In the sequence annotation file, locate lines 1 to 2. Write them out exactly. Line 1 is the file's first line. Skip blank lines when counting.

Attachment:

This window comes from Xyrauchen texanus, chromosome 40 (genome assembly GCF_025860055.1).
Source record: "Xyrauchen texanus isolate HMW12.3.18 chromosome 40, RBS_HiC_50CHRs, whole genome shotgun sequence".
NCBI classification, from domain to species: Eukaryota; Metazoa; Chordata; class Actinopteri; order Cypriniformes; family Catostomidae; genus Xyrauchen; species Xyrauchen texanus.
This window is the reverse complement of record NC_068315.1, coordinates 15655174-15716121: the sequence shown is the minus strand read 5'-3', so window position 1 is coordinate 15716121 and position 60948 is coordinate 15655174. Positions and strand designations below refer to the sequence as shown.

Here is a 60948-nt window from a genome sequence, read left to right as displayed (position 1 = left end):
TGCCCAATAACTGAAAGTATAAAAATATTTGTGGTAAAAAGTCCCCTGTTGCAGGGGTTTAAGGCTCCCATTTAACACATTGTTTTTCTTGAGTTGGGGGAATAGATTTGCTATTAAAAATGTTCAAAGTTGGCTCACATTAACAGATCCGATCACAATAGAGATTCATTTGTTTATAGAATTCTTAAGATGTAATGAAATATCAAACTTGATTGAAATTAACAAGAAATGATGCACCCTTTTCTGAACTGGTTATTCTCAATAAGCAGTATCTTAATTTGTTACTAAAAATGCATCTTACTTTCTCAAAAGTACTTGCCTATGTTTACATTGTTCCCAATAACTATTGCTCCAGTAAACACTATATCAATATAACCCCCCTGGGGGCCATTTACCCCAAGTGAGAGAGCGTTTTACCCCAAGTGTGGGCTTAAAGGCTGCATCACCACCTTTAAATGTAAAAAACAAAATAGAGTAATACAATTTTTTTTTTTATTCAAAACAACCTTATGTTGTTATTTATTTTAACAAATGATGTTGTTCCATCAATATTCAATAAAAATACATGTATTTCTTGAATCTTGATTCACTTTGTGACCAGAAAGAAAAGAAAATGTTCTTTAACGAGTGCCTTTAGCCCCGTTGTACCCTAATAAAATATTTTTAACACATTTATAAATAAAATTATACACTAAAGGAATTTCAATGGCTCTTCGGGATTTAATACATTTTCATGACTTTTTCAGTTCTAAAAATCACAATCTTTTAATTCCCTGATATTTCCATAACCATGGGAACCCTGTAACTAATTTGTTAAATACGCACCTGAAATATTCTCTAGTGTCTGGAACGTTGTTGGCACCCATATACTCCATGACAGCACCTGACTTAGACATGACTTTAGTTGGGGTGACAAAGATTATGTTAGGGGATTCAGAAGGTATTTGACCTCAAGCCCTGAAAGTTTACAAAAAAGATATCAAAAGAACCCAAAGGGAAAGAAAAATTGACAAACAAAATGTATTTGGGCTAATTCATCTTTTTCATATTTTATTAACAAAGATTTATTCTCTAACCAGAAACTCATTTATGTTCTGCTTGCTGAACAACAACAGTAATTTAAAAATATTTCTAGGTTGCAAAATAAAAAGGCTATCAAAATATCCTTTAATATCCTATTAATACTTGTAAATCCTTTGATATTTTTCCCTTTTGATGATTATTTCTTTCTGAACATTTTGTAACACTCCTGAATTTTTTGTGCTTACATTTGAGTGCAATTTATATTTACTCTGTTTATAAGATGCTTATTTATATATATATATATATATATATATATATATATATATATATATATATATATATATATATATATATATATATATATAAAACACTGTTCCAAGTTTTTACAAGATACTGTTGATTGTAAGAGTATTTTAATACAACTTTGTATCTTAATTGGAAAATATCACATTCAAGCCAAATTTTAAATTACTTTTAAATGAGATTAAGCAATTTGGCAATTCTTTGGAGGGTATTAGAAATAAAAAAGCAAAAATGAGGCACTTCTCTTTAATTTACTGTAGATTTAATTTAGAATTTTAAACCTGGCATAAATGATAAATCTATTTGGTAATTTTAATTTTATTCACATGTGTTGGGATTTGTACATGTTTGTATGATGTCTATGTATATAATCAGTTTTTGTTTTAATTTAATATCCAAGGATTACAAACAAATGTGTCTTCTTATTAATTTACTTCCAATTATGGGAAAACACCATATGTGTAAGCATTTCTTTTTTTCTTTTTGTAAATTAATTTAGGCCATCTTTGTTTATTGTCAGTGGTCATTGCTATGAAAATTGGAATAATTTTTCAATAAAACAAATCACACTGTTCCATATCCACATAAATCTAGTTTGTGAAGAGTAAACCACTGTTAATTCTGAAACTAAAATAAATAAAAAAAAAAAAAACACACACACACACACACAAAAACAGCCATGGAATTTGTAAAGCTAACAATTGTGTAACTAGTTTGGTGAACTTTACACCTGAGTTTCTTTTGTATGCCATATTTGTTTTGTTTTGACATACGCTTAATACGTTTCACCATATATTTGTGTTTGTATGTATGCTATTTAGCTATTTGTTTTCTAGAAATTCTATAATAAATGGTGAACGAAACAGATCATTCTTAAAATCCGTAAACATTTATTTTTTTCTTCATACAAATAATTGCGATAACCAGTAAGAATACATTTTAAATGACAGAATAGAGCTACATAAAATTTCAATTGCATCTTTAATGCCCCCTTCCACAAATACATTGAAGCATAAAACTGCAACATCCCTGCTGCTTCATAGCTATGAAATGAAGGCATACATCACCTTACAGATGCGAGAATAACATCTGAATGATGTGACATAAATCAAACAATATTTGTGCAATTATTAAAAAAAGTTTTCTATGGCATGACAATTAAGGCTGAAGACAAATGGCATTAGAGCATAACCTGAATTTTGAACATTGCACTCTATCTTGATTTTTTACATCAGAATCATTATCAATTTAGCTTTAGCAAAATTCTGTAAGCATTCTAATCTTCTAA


This window comes from Xyrauchen texanus, chromosome 40 (genome assembly GCF_025860055.1).
Source record: "Xyrauchen texanus isolate HMW12.3.18 chromosome 40, RBS_HiC_50CHRs, whole genome shotgun sequence".